Peace in Europe
Peace in Europe
News of VE day, 8th May 1945, arrived but instructions for no celebrations. We had orders on 7th May from Division not to take any offensive fire so, while our guns were in position on the 8th when we received news that all troops had surrendered, I was sitting on a 5-bar gate 200 yards behind Battery Gun positions thinking to myself “what am I going to do now?” It was a great anti-climax. Having been active so long in a Regimental role I felt lost. Obviously there were feelings of relief as well, since the danger was over, but it was all very unreal. We had instructions about non-fraternisation. It was forbidden to be familiar with the Germans, just polite but no friendship.
I recollect that within days we had a new Commanding Officer, Wyldbore-Smith, who was the epitome of the ultra efficient Artillery officer. We occupied the German barracks at Elze toward the Elbe, very good billets. There were a lot of unbroken German grey horses which delighted the new Colonel who indulged in breaking them in himself. I did some horse-riding and enjoyed it, even managing a little jumping.
One amusing incident at this time was when the Adjutant and I decided to go to the barbers for a shave. After great courtesy and clicking of heels we sat down and felt this was the ultimate challenge to let a German with an open blade shave us!
One seldom saw a male not severely handicapped as they had suffered tremendous casualties, particularly on the Eastern Front and there was a feeling of relief among the German population that it was all over.
We now settled into a role, quite alien to us and not pleasant, of keeping order in the area because the German industry had relied so much on forced labour. Many displaced persons, some from Western Europe, but mainly from Eastern Europe, had been in forced labour and were now roaming the country seeking revenge and settling feuds between themselves with murder quite common. The M.P. Regiment actually had two chaps killed by these displaced persons.
I distinctly remember going into a farm with these people and a German frau was so petrified of the occupying troops that she locked herself in an inner room. When we entered, we found that she had committed suicide. She had expected us to act badly: this was a great shock to the system.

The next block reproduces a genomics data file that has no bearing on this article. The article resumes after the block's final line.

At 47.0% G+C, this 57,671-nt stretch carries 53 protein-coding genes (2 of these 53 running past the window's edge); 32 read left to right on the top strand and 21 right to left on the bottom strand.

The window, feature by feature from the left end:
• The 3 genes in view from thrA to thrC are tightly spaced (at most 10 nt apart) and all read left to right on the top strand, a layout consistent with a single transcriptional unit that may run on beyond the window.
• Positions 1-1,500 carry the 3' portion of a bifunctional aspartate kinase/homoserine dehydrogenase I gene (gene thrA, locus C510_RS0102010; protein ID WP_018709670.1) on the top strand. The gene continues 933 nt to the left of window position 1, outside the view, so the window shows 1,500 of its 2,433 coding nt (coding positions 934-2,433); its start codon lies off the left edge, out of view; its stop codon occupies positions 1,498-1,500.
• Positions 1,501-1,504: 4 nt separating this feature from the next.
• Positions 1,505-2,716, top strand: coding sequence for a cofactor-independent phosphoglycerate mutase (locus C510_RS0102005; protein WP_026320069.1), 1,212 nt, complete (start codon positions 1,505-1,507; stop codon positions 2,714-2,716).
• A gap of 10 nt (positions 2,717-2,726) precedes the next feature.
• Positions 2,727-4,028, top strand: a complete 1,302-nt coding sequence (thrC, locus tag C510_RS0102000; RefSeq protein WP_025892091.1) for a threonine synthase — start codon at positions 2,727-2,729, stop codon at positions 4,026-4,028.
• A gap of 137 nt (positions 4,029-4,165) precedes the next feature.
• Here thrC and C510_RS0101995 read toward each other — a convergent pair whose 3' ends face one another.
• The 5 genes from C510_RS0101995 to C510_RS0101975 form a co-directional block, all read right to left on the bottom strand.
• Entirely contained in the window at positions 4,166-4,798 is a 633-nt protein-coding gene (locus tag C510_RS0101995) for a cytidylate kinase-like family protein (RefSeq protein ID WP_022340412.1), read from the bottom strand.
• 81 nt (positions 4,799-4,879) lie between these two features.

This was the unpleasant side of our immediate occupational role. With so many wandering displaced persons, the principal role of the Regiment was to round them up. Camps were established for them and we had to sort out all the disputes.
There was, however, an enjoyable side too. The Colonel, being a keen horseman, organised Point to Point Meetings. 21st Army Group Headquarters was not far from us and we were invited over to a Race Meeting he had organised. At the end of the day we sent one guest Naval Officer back wearing army uniform! Next day a message was received from the General commanding the 21st Army Group himself which was not complementary! On another occasion I was woken by my Batman with the news that my trousers were flying from the Regimental flagpole! Our spirits were kept up by entertainment and a fair amount of drinking.
The question of de-mobilisation and the possible training of chaps for civilian life was taken up and I remember that a Divisional college, “Wyvern College”, was formed on 30th June. I was involved possibly because I had taken the opportunity to study part of my Board of Trade exams in Belgium during the war at Bourg Léopold. As Regimental Education Officer, I had to sort out the chaps’ intentions and the possibility of admitting them to the college. It was purely an administrative role, finding out the requirements of the courses people would like.
1st June 1945, I received the results of my exams and discovered I had passed three out of the five. Generally, it was banking, accountancy and surveying exams that were taken as it was anticipated there would be a shortage of such qualified people so if one had started exams before the war you were allowed to sit them overseas.
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